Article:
A digital army from around the globe laboring to counter Russia’s disinformation ops has sent more than 5 million text messages to Russian cell phone numbers relaying information about what’s really happening in Ukraine.
“We have a message for the citizens of the free world: the legion is calling you. Ukraine needs you. You are the largest army in the history of the world,” Squad303, which created the tool enabling digital warriors to reach past the Russian regime’s information wall, said in a video today. “You don’t need any weapons or ammunition. Your weapons are smartphone and your ammo is messages sent to Russian citizens.”
The hacking collective Anonymous launched the #OpRussia cyber offensive nearly two weeks ago in response to the Ukraine invasion, resulting in hacks and takedowns of Russian government websites along with leaks of seized data. Hackers have used their access to broadcast the truth about Putin’s war to the citizenry and call on Russians to oppose the attack on their neighbor.
Anonymous programmers Squad303 created a tool that allows non-hackers to make a positive contribution to “the largest and most successful cyber operation in the history of the world.” Within 48 hours of releasing the 1920.in tool, the group reported on Twitter that “the people of the free world sent the Russians 2 million text messages” warning that the people of Russia would suffer as a result of nations’ response to Vladimir Putin’s aggression and that they need to know the truth about his unprovoked war. By Tuesday, that volume had hit 5 million and still climbing.
The group also posted on its Telegram channel a list of Russian Duma members’ mobile phone numbers, encouraging the digital army to “have a nice chat” with the lawmakers.
Another Anonymous group said it seized control of more than 400 Russian camera feeds including government facilities, offices, schools and businesses, and posted some on a website with a message overlaying the feeds that includes the latest civilian death toll in Ukraine and begins with, “Putin is killing children.”
“This is anti-propaganda to open the eyes of Russian civilians,” the Anon account tweeted Monday. “We have already been working on our next camera dump which will contain cameras from Belarus and Ukraine, mostly combat zones which will be more useful for recon than these. This is strictly anti-propaganda for the Russian people.”
In a mission statement on their behindenemylines.live camera dump site, the Anonymous hackers noted, “If you are Russian, we just want you to know that you are being brainwashed by state propaganda, and the Kremlin and Putin are lying to you. Ukraine is not controlled by Nazis, they do not need you to ‘free’ them. You need to fight back and free yourself from your Dictator. We realize this is scary, and easier said than done, but you will have the entire world behind you, supporting you and watching you.”
A table tweeted by one Anonymous account estimated that as of March 3 about a third of prominent hacker groups were involved in “the largest cyber war ever right now,” with just 12 of the 49 groups siding with Russia, three whose support was unknown, and the rest supporting Ukraine.
NB65, a hacking group affiliated with Anonymous that earlier said it breached the control center of Roscosmos and cut off the agency’s control over its spy satellites as part of the ongoing cyber-offensive, promised Tuesday that a Kaspersky source code leak is forthcoming. “I’m sure you’ll find interesting relationships in this code,” the group tweeted. “Glory to Ukraine.”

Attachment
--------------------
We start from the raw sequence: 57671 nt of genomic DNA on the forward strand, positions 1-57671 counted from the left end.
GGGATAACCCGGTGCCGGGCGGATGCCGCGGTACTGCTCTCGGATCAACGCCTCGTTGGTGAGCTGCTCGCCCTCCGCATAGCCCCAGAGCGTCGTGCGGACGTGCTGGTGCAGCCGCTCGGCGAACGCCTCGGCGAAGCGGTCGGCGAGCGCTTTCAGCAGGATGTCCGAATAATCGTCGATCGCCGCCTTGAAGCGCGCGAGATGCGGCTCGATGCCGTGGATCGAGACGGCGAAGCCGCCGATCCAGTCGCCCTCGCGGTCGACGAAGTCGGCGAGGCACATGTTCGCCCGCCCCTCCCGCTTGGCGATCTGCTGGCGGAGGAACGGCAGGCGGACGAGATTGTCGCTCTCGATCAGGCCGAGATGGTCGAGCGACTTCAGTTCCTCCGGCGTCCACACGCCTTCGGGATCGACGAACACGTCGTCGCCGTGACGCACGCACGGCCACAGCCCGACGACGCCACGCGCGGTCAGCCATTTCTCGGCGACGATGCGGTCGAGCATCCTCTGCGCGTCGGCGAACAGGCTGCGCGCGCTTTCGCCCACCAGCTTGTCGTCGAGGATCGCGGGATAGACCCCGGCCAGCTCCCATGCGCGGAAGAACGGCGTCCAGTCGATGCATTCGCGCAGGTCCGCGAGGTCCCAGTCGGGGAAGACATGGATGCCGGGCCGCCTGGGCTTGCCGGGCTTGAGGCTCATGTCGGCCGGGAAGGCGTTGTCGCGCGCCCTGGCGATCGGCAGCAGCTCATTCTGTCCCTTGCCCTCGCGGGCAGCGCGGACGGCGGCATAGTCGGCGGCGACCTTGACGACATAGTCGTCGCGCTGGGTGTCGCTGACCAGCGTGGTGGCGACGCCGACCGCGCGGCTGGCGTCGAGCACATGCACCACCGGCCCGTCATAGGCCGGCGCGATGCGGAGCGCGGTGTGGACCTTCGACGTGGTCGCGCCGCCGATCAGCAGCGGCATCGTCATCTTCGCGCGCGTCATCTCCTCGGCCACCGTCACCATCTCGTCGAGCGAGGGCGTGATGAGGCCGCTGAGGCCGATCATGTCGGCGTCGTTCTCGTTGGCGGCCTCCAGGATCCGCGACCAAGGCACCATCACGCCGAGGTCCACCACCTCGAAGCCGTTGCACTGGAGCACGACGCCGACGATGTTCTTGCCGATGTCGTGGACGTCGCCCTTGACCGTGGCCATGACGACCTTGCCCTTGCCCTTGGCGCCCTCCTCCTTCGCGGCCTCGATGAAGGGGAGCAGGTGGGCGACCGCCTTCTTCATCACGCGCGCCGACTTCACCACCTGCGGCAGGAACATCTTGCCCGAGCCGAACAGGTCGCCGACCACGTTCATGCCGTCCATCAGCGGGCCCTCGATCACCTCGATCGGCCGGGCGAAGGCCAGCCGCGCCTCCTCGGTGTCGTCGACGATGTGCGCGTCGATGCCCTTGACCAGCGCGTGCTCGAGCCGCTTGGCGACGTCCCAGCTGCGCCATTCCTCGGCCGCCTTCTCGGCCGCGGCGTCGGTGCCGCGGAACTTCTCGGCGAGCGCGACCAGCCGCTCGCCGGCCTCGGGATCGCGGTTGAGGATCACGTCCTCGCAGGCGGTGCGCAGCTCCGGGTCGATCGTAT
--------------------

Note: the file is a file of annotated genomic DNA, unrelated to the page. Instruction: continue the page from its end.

In a message posted Sunday, NB65 declared that “we really enjoyed Kaspersky’s endpoint security, it’s a great foothold!”
More than 2,500 websites linked to the Russian and Belarusian governments along with state-run media, banks, hospitals, airports, and companies were hacked in the first week after the Anonymous collective declared that they launched cyber operations, a prominent Anonymous account reported last week. The antiwar hackers have also gone after pro-Russian hackers, swiping and leaking thousands of internal chats from the Conti ransomware group, as well as military communications and more.
Hackers announced Sunday that they had breached Russian streaming services Wink and Ivi and live broadcasts on TV stations Russia 24, Channel One, and Moscow 24 to broadcast war footage from Ukraine.
The hack included a text message on the screen calling on Russians to stand up against Putin’s war: “We are ordinary citizens of Russia. We oppose the war on the territory of Ukraine. Russia and the Russians against the war! This war was waged by Putin’s criminal, authoritarian regime on behalf of ordinary Russian citizens. Russians, oppose the genocide in Ukraine.”
On Friday, state communications watchdog Roskomnadzor said it blocked Facebook and Twitter as the Putin regime has tried to stifle the free flow of information on social media. Putin also signed a bill that was jammed through by pro-Kremlin lawmakers to penalize with up to 15 years in prison those disseminating information about the war that doesn’t fit the Kremlin’s disinformation narrative. Russia is also requiring all servers and domains to be transferred to a Russian intranet by March 11.
On Tuesday, Twitter launched a Tor onion service domain to let users access the site through the dark web and get around the Russian government block.
Cybersecurity expert Alec Muffett, who assisted Twitter with the project, announced the launch on Twitter, noting the move will be “providing greater privacy, integrity, trust, & ‘unblockability’ for people all around the world.”
“So why am I first(-ish?) to tweet about it?” Muffett added. “From past experience with the Facebook and BBC Onion sites, any sufficiently large announcement leads to a load-spike, and given that @TwitterSafety has 3.6 million followers it would not be wise in a time of global crisis.”